—  Abraham Joshua Heschel

Man Is Not Alone : A Philosophy Of Religion (1951), Ch. 24 : The Great Yearning; The Yearning for Spiritual Living<!-- p. 259 -->
Kontext: He who is satisfied has never truly craved, and he who craves for the light of God neglects his ease for ardor, his life for love, knowing that contentment is the shadow not the light. The great yearning that sweeps eternity is a yearning to praise, a yearning to serve. And when the waves of that yearning swell in our souls all the barriers are pushed aside: the crust of callousness, the hysteria of vanity, the orgies of arrogance. For it is not the I that trembles alone, it is not a stir out of my soul but an eternal flutter that sweeps us all. No code, no law, even the law of God, can set a pattern for all of our living. It is not enough to have the right ideas. For the will, not reason, has the executive power in the realm of living. The will is stronger than reason and does not blindly submit to the dictates of rational principles. Reason may force the mind to accept intellectually its conclusions. Yet what is the power that will make me love to do what I ought to do?

„Living involves responsible understanding of one's role in relation to all other beings.“

—  Abraham Joshua Heschel

Quelle: Who Is Man? (1965), Ch. 5<!-- Manipulation and appreciation, p. 81 -->
Kontext: Human being is both being in the world and living in the world. Living involves responsible understanding of one's role in relation to all other beings. For living is not being in itself, but living of the world, affecting, exploiting, consuming, comprehending, deriving, depriving.

„Standing face to face with the world, we often sense a presence which surpasses our ability to comprehend.“

—  Abraham Joshua Heschel

Quelle: Who Is Man? (1965), Ch. 5<!-- The sense of the ineffable, p. 90 -->
Kontext: In English the phrase that a person has "a presence" is hard to define. There are people whose being here and now is felt, even though they do not display themselves in action and speech. They have a "presence." … Of a person whose outwardness communicates something of his indwelling power or greatness, whose soul is radiant and conveys itself without words, we say he has presence.
Standing face to face with the world, we often sense a presence which surpasses our ability to comprehend. The world is too much with us. It is crammed with marvel. There is a glory, an aura, that lies about all beings, a spiritual setting of reality.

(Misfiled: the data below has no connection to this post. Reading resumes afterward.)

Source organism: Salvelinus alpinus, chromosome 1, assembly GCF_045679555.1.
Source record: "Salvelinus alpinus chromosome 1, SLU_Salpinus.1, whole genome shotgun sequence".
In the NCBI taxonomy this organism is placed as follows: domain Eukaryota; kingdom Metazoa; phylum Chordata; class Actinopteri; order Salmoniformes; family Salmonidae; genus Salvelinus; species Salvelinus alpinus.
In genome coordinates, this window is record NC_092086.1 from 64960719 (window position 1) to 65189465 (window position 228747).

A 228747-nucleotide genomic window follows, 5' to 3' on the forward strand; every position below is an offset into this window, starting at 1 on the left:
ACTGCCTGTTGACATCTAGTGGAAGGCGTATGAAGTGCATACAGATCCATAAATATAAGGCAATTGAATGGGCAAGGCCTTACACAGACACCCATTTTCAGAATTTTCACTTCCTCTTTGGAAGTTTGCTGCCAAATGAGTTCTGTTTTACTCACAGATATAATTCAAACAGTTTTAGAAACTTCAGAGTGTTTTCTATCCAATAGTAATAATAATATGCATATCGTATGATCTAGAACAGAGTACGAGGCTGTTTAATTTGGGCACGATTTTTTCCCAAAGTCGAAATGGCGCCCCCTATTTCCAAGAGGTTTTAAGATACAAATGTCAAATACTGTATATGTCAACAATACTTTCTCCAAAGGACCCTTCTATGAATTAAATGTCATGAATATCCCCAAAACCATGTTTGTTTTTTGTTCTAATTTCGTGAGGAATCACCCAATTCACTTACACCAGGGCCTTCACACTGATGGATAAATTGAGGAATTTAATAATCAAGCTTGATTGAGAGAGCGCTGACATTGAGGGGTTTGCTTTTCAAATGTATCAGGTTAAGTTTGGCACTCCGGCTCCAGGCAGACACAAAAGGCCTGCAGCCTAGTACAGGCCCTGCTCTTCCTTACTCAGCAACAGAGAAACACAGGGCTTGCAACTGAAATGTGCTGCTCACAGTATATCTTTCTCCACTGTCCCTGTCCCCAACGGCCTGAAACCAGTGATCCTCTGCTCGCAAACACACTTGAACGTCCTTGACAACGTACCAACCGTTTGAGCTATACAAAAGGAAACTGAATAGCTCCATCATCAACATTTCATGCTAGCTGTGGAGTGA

To the religious man it is as if things stood with their backs to him, their faces turned to God, as if the glory of things consisted in their being an object of divine care.

„A shift of conceptions, boisterous like a tempest of soft as a breeze may swerve a mind for an instant or forever. For God is not wholly silent and man is not always deaf.“

—  Abraham Joshua Heschel

"The Holy Dimension", p. 333
Moral Grandeur and Spiritual Audacity: Essays (1997)
Kontext: Faith is not a thing that comes into being out of nothing. It originates in an event. In the spiritual vacancy of life something may suddenly occur that is like the lifting of a veil at the horizon of knowledge. A simple episode may open sight of the eternal. A shift of conceptions, boisterous like a tempest of soft as a breeze may swerve a mind for an instant or forever. For God is not wholly silent and man is not always deaf. God's willingness to call men to His service and man's responsiveness to the divine indications in things and events are for faith what sun and soil are for the plant.

„There are neither skies nor oceans, neither birds nor trees — there are only signs of what can never be perceived.“

—  Abraham Joshua Heschel

"The Holy Dimension", p. 329
Moral Grandeur and Spiritual Audacity: Essays (1997)
Kontext: It seems as though we have arrived at a point in history, closest to the instincts and remotest from ideals, where the self stands like a wall between God and man. It is the period of a divine eclipse. We sail the seas, we count the stars, we split the atom, but never ask: Is there nothing but a dead universe and our reckless curiosity?
Primitive man's humble ear was alert to the inwardness of the world, while the modern man is presumptuous enough to claim that he has the sole monopoly over soul and spirit, that he is the only thing alive in the universe. … But there is a dawn of wonder and surprise in our souls, when the things that surround us suddenly slip off the triteness with which we have endowed them, and their strangeness opens like a gap between them and our mind, a gap that no words can fill. … What is the incense of self-esteem to him who tastes in all things the flavor of the utterly unknown, the fragrance of what is beyond our senses? There are neither skies nor oceans, neither birds nor trees — there are only signs of what can never be perceived. And all power and beauty are mere straws in the fire of a pure man's vision.